Midland Rockhounds Pitching At A Glance
Team ERA: 4.92 (sixth out of eight teams)
Strike-outs/Walks: 989/480 (fifth-most out of eight teams/fourth-most of eight teams)
Team WHIP: 1.51 (second-worst in the league)
Note: this article covers all pitchers who threw at least 35 innings for the Midland Rockhounds in 2011.
It was a down year for the Oakland A's Double-A affiliate. The Rockhounds never really got on-track in 2011 and despite having a talented roster, finished with the third-worst record in the league at 14 games under .500. The pitching staff struggled for much of the year, especially the team's starting rotation. A number of the Rockhounds' starters were pitching full seasons in Double-A for the first time and a number of them struggled with what many believe is the most difficult transition in minor league baseball (from Single-A to Double-A).
One of the pitchers who struggled with the transition to Double-A was right-hander Shawn Haviland. Haviland had a solid 2010 season with High-A Stockton during which he led all A's minor leaguers in strike-outs and posted a 3.65 ERA in 150.1 innings. Haviland was a workhorse again in 2011, leading the team with 143.2 innings, but he struggled to duplicate his California League success. In 27 starts, he posted a 7.08 ERA. Haviland walked only 42, but he was too frequently in the middle of the strike-zone and he allowed 205 hits and 24 homeruns. His strike-out totals dipped, as well, dropping to 110. The A's believe Haviland will have a better showing during a second tour of the Texas League in 2012. His last two starts of the season were solid, so perhaps he is already starting to make that adjustment to the league.
The pitcher with the second-most innings on the staff was right-hander Gary Daley, who managed to throw 106 innings for the Rockhounds despite spending time with High-A Stockton and Triple-A Sacramento during the year. Daley had an inconsistent season with the Rockhounds. In June, he was outstanding, posting a 1.86 ERA in 38.2 innings with a 32:14 K:BB ratio. He fell off in July, however, posting an 8.31 ERA in 26 innings with a 27:14 K:BB ratio. In August, he had a 4.50 ERA, but he walked 13 while striking out only 13 in 28 innings. Overall, his ERA was 5.18 for Midland. Daley, a former third-round pick of St. Louis in 2006, has been a project for A's minor league pitching coordinator Gil Patterson. Daley has good stuff, but his command has been awful for much of his professional career. He saw some improvements in that area in 2011 and he will continue to work with Patterson in 2012, as the A's re-signed the potential minor league free agent.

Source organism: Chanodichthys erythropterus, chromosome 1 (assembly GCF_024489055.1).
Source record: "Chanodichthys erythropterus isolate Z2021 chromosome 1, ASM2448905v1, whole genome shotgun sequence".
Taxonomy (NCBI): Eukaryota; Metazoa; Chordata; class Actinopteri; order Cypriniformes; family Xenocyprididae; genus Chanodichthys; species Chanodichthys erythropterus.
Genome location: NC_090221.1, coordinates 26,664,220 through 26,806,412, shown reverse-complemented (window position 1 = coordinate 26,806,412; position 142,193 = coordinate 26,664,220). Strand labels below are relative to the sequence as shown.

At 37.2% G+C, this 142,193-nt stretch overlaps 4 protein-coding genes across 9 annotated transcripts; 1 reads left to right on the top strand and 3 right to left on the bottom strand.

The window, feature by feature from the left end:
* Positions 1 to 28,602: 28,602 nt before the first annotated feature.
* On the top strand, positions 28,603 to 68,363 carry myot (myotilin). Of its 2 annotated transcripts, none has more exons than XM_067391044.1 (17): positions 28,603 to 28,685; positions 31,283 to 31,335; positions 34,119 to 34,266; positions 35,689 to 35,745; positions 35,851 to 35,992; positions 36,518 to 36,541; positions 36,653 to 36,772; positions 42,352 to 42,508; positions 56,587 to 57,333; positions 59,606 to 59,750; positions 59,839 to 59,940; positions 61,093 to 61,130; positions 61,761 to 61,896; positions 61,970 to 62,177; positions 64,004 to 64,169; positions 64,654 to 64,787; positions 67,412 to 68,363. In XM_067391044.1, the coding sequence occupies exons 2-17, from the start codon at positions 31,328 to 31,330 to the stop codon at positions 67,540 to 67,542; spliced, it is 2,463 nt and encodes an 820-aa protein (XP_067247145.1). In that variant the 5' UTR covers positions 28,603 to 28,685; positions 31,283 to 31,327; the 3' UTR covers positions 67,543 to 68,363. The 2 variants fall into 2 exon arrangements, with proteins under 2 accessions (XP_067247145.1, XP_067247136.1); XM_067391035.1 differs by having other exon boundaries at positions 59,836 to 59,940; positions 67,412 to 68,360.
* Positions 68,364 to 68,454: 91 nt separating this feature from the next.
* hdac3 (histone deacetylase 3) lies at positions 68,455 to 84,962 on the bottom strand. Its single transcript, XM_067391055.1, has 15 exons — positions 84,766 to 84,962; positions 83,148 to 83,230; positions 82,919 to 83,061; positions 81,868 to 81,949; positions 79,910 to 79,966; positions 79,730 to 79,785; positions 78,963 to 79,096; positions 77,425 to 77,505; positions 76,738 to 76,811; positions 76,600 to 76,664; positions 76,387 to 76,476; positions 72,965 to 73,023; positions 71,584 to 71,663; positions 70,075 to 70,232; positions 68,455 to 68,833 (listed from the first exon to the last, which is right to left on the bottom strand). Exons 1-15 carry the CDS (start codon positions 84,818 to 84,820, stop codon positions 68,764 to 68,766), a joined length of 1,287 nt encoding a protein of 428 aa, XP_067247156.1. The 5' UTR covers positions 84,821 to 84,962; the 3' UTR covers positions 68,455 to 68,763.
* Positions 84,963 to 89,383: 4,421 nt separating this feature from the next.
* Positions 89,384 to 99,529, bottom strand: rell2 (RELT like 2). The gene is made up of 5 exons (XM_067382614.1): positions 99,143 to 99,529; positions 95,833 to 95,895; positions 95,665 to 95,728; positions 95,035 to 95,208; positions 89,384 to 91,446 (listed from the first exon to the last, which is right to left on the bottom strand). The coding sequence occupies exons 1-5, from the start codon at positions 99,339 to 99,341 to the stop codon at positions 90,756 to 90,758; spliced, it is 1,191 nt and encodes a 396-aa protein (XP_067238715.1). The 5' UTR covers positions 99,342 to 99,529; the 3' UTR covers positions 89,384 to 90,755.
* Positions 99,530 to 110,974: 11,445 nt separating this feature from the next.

Another pitcher whose command has been a project for the A's coaching staff is left-hander Anthony Capra. Capra's command issues with Midland were so bad at one point during the season that the A's sent their 2008 fourth-round pick back to Arizona for a few weeks to work with minor league rehab pitching coordinator Garvin Alston. Alston's work seemed to help Capra, although he still hasn't gotten back to being the pitcher he was in 2008 when he was among the top five pitchers in minor league baseball in strike-outs. He is currently pitching in the Arizona Fall League, where he has continued to have command issues. Capra has been a starter since turning pro, but he has been in the bullpen in Arizona and that may be where the southpaw finds his permanent home. He could be in-line for a third season with Midland.
Right-hander Ethan Hollingsworth was arguably the team's best starter in 2011. Acquired before the season from Colorado for Clayton Mortensen, Hollingsworth was the only Midland starter to post an ERA under 4.00. In 94.2 innings, he had a 3.61 ERA and a 66:23 K:BB ratio. Hollingsworth was promoted to Triple-A for the final week of the season and looked poised to lead the River Cats' staff in 2012 before the A's traded him to Kansas City for Kila Ka'aihue. Hollingsworth, who has had impeccable command throughout his professional career, could factor into the Royals' plans by the end of the 2012 season.
Left-hander Carlos Hernandez began the season in the Midland rotation, but was promoted to Triple-A after eight starts and never returned to the Rockhounds. Hernandez had a 5.27 ERA with the Rockhounds, but his 37:10 K:BB ratio was solid. He was hittable with Midland, however, allowing 47 hits in 42.2 innings. He would go on to post similar numbers with the River Cats. Hernandez is currently pitching well in the Mexican Winter League. He should start next year in Triple-A. The biggest question will be whether the A's decide to leave him in the starting rotation – where he has spent most of his career – or move him to the bullpen – where many scouts believe he will find the most success in the big leagues.